We have made it clear that we, the UK, will defend democracy at the frontier of freedom in eastern Europe as part of a network of liberty. We are strengthening our partnerships in the region, including on: countering disinformation and propaganda; advancing trade and technology; and supporting transparent, accountable political processes through the Westminster Foundation for Democracy, the Organisation for Security and Co-operation in Europe and other institutions. On 7 April, my right hon. Friend the Foreign Secretary met NATO Foreign Ministers and affirmed our commitment to defending, and deterring threats to, the alliance members in eastern Europe.
Without doubt, the UK is leading the way in providing military support to eastern Europe. We are doing everything from sending manned Challenger 2 tanks to Poland to doubling the size of our deployment in Estonia. Can my right hon. Friend confirm that the UK is working closely with NATO allies to provide all the support required to defend democracy in eastern Europe?
I assure my hon. Friend that the UK will continue to play a leading role in NATO to respond to Putin’s brutal and unprovoked invasion of Ukraine. I fly out to NATO tomorrow to meet our new permanent representative and our allies in that alliance. NATO has also announced the establishment of four additional multilateral battlegroups in Bulgaria, Hungary, Romania and Slovakia. As I say, my right hon. Friend the Foreign Secretary and NATO Foreign Ministers have agreed increased support to regional partners to strengthen their resilience and their ability to defend themselves against cyber-attacks, disinformation, political interference and other physical and political threats to them.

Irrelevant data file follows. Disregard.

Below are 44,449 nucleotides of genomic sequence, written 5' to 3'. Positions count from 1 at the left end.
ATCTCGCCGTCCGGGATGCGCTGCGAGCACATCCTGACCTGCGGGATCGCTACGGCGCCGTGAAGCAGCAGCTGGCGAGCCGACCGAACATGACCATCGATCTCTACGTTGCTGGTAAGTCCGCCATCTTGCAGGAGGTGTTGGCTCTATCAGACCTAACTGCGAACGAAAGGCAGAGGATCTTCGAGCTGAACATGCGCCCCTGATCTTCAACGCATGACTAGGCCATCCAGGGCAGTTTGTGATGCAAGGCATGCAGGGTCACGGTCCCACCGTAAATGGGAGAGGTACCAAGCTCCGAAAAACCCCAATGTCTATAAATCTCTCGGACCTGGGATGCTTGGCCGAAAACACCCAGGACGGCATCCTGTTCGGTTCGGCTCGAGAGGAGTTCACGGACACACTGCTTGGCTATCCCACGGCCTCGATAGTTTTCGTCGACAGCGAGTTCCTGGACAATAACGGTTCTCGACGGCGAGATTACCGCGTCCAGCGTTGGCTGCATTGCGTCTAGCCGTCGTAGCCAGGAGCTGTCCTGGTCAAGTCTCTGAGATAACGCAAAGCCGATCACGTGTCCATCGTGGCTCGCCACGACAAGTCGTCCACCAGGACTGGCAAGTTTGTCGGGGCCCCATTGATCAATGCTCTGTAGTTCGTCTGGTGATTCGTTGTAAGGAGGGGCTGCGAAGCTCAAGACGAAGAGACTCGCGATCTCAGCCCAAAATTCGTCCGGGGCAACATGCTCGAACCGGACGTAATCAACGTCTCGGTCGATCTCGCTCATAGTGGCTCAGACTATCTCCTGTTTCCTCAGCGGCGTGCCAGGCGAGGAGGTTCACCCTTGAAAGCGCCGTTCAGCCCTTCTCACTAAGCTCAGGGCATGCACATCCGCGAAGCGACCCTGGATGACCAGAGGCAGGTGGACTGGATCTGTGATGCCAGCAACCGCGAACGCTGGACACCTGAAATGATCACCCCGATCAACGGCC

I thank the Minister for his answer. We are all moved by the Ukrainian people’s fight to defend their hard-won democratic freedoms, but several countries in the region are still in transition, including Moldova, Georgia, and NATO allies such as Albania and North Macedonia. What work is the Foreign, Commonwealth and Development Office engaged in to support reform, so that all peoples in eastern Europe can experience the same democratic freedoms that we have in the UK?
My hon. Friend is right that many countries in the immediate vicinity of Ukraine are suffering oppression. The UK is supporting democratic reform across the south Caucasus, in Moldova and in the western Balkans, including through programmes that support the strengthening of democratic freedoms to deliver the reform programmes and reduce corruption. We are also working with partners in the western Balkans to support their Euro-Atlantic integration, which is in itself a stimulus to reform.
Britain’s Army is smaller than it has been at any time for 200 years and we currently have plans to reduce personnel in our armed forces by a further 20,000 individuals. Does the Minister agree that if we are to stand by our allies in central and eastern Europe, we need to be in a position where we are militarily strong enough to do so?
The hon. Gentleman will understand that, ultimately, his question would be more properly answered by Defence Ministers. I can assure him, however, that the close working between the Foreign, Commonwealth and Development Office, the Ministry of Defence and our international partners will ensure that the UK absolutely remains a top-tier defence country within NATO. We will continue to support our NATO allies and countries in the region to defend themselves against physical and digital threats.